Five factors govern how organizations in various countries should relax pandemic-control measures on the assumption that vaccine passports are infallible.

As COVID-19 vaccine deployment and mass vaccination programs get underway, organizational leaders will have a new decision point to ponder: how to accelerate the return of operations to near-new ‘normal’ without overstepping their bounds.

What are these bounds? From doubts about vaccines’ effectiveness, to significant country-by-country variations in administration priorities, to various concerns linked to privacy, ethics, legal and compliance. As vaccination programs get completed and pandemic control rules modified in tune with the efficacy levels, organizations will need to be cautious as they define their own pandemic management procedures.

According to Forrester, 40% of European and 30% of US employees are ready to return to the office setting to the extent that vaccine and ‘immunization passports’—digital documents that provide evidence of an individual’s immunization status (and by association, the COVID-19 transmission risk)— will allow.

In its new report on the unknowns and risks of using vaccine passports to reopen workplaces, the research firm has identified several risks that employers must address if deploying vaccine passports to inform their return-to-work strategies. Risk exposure includes sensitive data mishandling, discrimination, labor union mobilization, diminished cybersecurity, and negative impact on the customer experience.

Five factors that will matter

Notwithstanding disparate vaccine-linked and policy-linked factors that vary from country to country, the following points in the research aim to remind organizational leaders of the sharp points of reality:

  1. Vaccines are not a silver bullet
    Factors ranging from global vaccine strategies to early-stage understanding of the virus, its variants, and efficacy of the vaccines deployed mean employers must plan to continue anywhere-work policies and hybrid experiences to balance convenience with well-being.
  2. Avoid the privacy and ethical pitfalls of a “no jab, no job” policy
    Some 40% of European and 30% of US employees are ready to return to the office, but asking them to carry proof of inoculation with them to be allowed to enter the workplace introduces privacy and ethics risks.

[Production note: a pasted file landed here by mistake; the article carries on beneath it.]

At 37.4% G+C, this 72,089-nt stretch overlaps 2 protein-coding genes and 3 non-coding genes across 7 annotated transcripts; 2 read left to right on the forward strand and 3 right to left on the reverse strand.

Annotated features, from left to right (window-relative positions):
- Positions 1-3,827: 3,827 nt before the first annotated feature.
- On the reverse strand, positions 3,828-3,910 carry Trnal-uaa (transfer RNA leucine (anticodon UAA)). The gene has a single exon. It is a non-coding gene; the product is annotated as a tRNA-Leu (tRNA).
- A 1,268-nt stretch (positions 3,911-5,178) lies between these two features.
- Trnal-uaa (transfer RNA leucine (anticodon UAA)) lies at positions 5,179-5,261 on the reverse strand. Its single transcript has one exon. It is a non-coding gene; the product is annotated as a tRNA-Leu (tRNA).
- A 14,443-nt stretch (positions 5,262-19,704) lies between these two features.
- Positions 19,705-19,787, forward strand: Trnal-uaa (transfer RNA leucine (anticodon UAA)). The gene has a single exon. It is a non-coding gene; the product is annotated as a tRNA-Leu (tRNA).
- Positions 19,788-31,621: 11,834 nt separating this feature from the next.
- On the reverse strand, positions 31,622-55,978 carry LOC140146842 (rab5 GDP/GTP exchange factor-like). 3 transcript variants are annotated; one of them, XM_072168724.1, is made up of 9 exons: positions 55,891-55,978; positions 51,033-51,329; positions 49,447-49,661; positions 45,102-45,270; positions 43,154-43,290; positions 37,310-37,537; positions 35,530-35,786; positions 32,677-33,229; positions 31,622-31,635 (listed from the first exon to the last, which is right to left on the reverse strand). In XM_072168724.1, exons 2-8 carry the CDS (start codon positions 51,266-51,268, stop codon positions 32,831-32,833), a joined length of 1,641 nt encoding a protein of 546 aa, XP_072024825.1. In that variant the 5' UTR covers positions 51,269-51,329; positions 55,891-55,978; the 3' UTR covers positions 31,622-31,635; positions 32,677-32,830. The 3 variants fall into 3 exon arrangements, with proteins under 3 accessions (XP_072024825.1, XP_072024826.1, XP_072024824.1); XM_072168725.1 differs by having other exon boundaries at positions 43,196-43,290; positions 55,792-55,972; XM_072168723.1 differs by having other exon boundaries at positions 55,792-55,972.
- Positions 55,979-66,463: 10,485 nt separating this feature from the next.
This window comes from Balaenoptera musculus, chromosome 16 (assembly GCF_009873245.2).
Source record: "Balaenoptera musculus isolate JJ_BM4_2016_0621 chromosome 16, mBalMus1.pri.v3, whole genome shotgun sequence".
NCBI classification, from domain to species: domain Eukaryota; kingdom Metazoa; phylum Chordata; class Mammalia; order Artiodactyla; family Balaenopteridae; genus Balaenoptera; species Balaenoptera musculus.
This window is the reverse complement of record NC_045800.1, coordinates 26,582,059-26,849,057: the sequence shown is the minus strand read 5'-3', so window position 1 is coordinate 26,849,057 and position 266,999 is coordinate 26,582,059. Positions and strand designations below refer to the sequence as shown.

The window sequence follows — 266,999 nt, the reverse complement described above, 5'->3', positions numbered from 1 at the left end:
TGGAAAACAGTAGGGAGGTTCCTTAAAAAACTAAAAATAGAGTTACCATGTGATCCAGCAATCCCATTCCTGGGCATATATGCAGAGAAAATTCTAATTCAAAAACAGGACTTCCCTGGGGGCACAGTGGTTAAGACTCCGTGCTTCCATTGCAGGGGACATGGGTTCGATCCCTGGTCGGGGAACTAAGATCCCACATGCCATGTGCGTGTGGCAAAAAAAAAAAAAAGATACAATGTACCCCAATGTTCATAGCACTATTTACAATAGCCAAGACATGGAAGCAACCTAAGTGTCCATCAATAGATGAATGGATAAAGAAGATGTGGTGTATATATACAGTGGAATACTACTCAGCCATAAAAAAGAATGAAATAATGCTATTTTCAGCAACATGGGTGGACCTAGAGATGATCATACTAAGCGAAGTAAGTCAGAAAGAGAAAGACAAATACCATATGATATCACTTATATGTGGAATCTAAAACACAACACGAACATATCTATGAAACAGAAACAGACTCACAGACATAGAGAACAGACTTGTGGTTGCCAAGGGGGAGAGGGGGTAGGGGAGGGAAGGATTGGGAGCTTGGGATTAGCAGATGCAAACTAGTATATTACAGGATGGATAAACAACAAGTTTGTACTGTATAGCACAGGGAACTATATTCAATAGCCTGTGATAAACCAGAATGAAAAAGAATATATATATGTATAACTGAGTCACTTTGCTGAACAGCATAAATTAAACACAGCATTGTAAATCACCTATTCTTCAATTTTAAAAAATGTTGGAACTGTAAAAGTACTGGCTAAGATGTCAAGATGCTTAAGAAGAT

3. Follow principles of proportionality, fairness, and transparency
    Employers should collect only the minimum amount of data needed to trigger specific policies. They should encrypt medical data and enforce strict access, sharing, and deletion policies to ensure fairness and protection. (This is on top of existing national data privacy and protection laws.)
  4. Employers must navigate compliance and legal risks
    In the US, the Equal Employment Opportunity Commission (EEOC) did agree that employers can make the vaccine mandatory for employees, but several state legislatures have challenged the legality of such a requirement. In the EU and UK, each country has its own approach.  
  5. Be mindful of customer experience and perceptions issues
    Relaxing protocols for safe distancing, sanitization and mask wearing in customer-facing interactions risks a negative impact on how customers (with a wide range of personal beliefs and safety expectations) perceive a brand and their willingness to do business with the organization. (Would it be better to err on the side of caution, transparency and facilitating customer choice?)

Organizations will also need to be circumspect over the emergent or raging issues of vaccine diplomacy, vaccine vigilantism, discriminatory vaccination policies and vaccine nationalism when setting and enforcing policy. Satisfactory solutions or compromises may or may not be reached worldwide, but organizations need to keep track of the trends and facilitate choice to avoid being trapped in debilitating worker disputes and incidents.

One senior analyst at the research firm, Enza Iannopollo, encapsulated the findings’ essence: “While (the pandemic) is loosening its grip, it’s not going away. Vaccine passports don’t offer the silver-bullet solution that many might hope for easing pandemic protocols and restrictions, and businesses should be planning for life with COVID in the medium to long term. Our overarching message to organizations everywhere is one of caution. With the right planning and consideration, the return to work will be smoother and more successful for all involved.”